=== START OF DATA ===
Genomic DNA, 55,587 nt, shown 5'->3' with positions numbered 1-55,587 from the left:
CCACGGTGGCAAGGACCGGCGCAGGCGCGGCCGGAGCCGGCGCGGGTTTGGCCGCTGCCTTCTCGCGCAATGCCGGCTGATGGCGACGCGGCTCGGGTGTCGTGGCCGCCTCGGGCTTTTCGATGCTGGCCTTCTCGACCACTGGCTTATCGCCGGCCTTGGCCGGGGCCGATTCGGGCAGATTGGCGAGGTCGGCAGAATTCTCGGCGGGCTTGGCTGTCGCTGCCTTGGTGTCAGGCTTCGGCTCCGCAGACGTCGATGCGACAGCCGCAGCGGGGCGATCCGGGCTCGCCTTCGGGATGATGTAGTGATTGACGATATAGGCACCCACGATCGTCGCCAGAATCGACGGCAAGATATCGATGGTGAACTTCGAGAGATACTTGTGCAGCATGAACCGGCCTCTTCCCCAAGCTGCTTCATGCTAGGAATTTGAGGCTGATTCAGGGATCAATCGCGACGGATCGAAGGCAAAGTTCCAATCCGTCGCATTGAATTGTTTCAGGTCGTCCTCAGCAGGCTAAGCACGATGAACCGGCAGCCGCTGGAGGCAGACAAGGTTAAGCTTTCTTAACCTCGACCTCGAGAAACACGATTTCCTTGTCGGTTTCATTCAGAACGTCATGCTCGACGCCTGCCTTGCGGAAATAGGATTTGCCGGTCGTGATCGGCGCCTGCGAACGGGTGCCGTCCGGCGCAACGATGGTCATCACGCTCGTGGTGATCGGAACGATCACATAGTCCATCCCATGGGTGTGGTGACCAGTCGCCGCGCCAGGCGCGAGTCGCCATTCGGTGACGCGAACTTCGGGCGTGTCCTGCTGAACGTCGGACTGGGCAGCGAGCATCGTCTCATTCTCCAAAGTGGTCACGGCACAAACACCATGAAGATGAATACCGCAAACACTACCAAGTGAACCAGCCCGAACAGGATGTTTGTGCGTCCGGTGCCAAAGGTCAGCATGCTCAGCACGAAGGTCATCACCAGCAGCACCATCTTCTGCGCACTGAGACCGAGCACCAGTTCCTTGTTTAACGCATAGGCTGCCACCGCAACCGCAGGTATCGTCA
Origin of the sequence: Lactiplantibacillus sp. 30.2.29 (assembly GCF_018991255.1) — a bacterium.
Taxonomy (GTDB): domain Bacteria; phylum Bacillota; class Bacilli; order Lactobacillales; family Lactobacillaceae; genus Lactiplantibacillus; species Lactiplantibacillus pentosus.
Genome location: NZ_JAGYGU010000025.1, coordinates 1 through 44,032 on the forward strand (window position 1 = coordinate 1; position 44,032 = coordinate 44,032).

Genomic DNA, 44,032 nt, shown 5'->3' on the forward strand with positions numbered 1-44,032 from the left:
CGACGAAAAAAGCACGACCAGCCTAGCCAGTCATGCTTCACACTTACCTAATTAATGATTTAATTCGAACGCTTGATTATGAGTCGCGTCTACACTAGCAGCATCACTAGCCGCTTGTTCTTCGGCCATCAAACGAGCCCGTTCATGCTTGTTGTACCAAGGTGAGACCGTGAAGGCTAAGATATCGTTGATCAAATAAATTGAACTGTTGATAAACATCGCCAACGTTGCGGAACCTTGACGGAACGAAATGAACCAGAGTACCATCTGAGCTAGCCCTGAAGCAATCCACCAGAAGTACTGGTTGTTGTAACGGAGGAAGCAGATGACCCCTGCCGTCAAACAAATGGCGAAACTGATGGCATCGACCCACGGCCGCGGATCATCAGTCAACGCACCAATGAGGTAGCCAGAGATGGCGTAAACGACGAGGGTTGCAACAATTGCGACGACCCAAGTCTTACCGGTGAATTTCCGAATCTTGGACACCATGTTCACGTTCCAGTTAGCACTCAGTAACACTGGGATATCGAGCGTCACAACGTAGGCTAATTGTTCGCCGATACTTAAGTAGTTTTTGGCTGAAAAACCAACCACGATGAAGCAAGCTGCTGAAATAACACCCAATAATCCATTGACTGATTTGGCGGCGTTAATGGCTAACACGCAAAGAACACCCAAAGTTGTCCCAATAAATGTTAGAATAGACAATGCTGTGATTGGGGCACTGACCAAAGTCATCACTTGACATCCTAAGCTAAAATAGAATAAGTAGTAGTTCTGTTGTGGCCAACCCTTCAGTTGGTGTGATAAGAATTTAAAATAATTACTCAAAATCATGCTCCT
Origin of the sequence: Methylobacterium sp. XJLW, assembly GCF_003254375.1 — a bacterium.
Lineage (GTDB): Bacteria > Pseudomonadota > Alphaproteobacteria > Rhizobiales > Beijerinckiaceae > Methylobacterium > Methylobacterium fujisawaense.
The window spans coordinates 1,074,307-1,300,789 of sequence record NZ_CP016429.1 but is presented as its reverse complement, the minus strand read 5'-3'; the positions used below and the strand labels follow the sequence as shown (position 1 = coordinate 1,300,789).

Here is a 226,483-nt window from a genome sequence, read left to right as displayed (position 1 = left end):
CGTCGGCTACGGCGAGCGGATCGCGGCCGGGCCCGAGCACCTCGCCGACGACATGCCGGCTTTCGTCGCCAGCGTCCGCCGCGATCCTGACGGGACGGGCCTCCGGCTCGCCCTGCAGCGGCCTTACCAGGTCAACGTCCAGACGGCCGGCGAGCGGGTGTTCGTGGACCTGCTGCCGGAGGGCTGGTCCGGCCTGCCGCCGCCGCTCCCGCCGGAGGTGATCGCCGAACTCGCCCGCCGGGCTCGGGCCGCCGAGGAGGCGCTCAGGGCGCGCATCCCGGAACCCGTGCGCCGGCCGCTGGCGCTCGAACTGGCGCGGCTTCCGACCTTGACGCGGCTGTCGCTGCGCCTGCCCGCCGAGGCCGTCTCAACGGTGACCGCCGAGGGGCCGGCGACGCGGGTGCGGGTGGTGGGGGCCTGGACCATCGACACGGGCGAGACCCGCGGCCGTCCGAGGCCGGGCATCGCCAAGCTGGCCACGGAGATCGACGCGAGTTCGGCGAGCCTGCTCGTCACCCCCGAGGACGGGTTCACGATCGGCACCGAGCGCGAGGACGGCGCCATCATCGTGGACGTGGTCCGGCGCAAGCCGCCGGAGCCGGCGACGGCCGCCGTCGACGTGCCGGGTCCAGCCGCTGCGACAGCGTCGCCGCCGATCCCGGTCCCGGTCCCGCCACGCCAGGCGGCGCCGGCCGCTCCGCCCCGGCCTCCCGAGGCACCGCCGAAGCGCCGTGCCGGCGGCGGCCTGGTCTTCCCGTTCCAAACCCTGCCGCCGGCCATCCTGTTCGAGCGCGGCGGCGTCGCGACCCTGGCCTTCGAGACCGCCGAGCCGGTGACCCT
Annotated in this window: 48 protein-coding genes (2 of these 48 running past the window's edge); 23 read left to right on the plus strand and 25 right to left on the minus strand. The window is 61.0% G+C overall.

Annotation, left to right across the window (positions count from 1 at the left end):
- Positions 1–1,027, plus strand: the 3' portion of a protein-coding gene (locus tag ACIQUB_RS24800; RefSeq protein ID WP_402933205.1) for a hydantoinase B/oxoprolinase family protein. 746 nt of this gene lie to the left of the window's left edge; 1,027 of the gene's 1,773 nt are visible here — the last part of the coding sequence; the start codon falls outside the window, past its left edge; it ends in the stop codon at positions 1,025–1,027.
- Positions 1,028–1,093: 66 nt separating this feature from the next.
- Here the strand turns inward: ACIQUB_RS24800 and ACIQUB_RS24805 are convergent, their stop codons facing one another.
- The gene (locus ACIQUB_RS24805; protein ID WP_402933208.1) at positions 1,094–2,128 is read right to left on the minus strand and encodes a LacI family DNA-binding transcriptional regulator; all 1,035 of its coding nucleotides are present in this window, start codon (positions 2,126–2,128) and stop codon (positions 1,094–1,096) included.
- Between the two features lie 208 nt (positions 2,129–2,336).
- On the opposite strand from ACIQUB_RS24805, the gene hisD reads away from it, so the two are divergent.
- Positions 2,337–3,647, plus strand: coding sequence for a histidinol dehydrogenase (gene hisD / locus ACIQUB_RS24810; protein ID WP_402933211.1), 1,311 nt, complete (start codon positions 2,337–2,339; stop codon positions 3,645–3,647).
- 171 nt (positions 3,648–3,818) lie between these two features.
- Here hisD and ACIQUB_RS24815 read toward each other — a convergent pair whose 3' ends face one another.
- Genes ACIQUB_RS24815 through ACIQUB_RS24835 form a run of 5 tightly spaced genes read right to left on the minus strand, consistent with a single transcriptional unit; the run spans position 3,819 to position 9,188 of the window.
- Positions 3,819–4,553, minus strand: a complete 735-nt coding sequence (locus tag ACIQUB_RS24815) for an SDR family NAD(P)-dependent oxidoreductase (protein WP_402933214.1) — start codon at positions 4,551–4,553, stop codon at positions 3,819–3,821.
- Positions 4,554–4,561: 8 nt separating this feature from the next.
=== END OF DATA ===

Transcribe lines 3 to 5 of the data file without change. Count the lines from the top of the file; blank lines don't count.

Origin of the sequence: Lactiplantibacillus sp. 30.2.29 (assembly GCF_018991255.1) — a bacterium.
Taxonomy (GTDB): domain Bacteria; phylum Bacillota; class Bacilli; order Lactobacillales; family Lactobacillaceae; genus Lactiplantibacillus; species Lactiplantibacillus pentosus.
Genome location: NZ_JAGYGU010000025.1, coordinates 1 through 44,032 on the forward strand (window position 1 = coordinate 1; position 44,032 = coordinate 44,032).